Lawmakers are taking a stand against websites in the business of streaming movies illegally.
The U.S. Senate Judiciary Committee on Thursday approved a measure that aims to punish site owners for streaming ill-gotten movies, TV shows and other intellectual property. According to the Hollywood Reporter the bill would make streaming felonious "in most cases."
Introduced in May by Senators Amy Klobuchar (D-Minn.) and John Cornyn (R-Texas), the Commercial Felony Streaming Act (S. 978) targets site owners who flout copyright law and does not include the sites' visitors, who might stream movies on their personal computers.
"This isn't about individuals or families streaming movies at home," Klobuchar said in an email to Bloomberg after Thursday's vote. "It's about criminals streaming thousands of dollars worth of stolen digital content and profiting from it."
The bill would reconcile a disparity that exists in current law between illegal streaming and peer-to-peer downloading, the latter of which is already considered a felony.
The Hollywood Reporter outlines the consequences violators could face if this new bill becomes law: "The penalty [for streaming] is increased to up to five years in prison when it involves 10 or more instances of streaming over a 180-day period. The retail value of the streamed video must exceed $2,500, or the licenses to the material must be worth more than $5,000."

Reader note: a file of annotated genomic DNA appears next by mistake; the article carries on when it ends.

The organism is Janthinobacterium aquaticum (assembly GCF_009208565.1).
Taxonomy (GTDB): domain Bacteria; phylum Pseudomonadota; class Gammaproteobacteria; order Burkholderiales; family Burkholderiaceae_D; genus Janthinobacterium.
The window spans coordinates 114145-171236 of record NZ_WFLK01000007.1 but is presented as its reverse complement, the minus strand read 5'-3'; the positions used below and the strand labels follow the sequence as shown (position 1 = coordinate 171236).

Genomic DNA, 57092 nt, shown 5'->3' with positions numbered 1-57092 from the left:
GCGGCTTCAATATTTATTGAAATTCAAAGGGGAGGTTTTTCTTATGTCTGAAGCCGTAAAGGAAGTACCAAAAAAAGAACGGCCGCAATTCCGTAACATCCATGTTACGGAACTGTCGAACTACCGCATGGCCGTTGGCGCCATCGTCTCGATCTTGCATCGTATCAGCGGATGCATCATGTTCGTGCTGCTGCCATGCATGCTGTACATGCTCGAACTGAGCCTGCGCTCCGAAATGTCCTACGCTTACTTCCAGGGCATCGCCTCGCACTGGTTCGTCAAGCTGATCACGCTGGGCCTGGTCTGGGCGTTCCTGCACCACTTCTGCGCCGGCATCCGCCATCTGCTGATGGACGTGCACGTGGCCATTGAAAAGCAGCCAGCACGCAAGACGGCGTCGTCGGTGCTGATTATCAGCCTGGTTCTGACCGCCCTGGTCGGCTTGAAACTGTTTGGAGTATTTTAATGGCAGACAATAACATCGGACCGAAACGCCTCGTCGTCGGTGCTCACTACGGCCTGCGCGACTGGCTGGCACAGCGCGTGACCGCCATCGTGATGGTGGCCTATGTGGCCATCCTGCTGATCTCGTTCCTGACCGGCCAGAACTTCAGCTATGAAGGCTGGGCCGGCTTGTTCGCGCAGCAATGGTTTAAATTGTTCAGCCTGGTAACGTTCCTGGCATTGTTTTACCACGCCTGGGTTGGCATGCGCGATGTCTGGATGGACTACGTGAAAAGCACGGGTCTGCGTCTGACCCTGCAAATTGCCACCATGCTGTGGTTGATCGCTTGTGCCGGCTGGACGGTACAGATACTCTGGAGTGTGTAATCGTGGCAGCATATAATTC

This legistaltion is backed by the Obama Administration, as well as by many organizations within the entertainment industry. The AFM, AFTRA, DGA, IATSE, IBT and SAG released a joint statement on Thursday commending the measure:
We congratulate Senator Klobuchar, Senator Cornyn and Senator Coons, who introduced the Commercial Felony Streaming Act, for recognizing that digital content theft via streaming is just as illegal as digital content theft via downloading, and for leading the charge to apply the same criminal penalties to illegal streaming that already apply to illegal downloading. [...] Make no mistake: the illegal streaming of content for commercial or financial gain is a crime, and the Commercial Felony Streaming Act places the appropriate criminal label on the activity. This legislation is an important step forward in our efforts to stem the rising tide of Internet theft that threatens our members' very livelihoods.
Now that the bill has passed committee, it will appear for a vote before the full Senate. If it passes, it will move on to the House.
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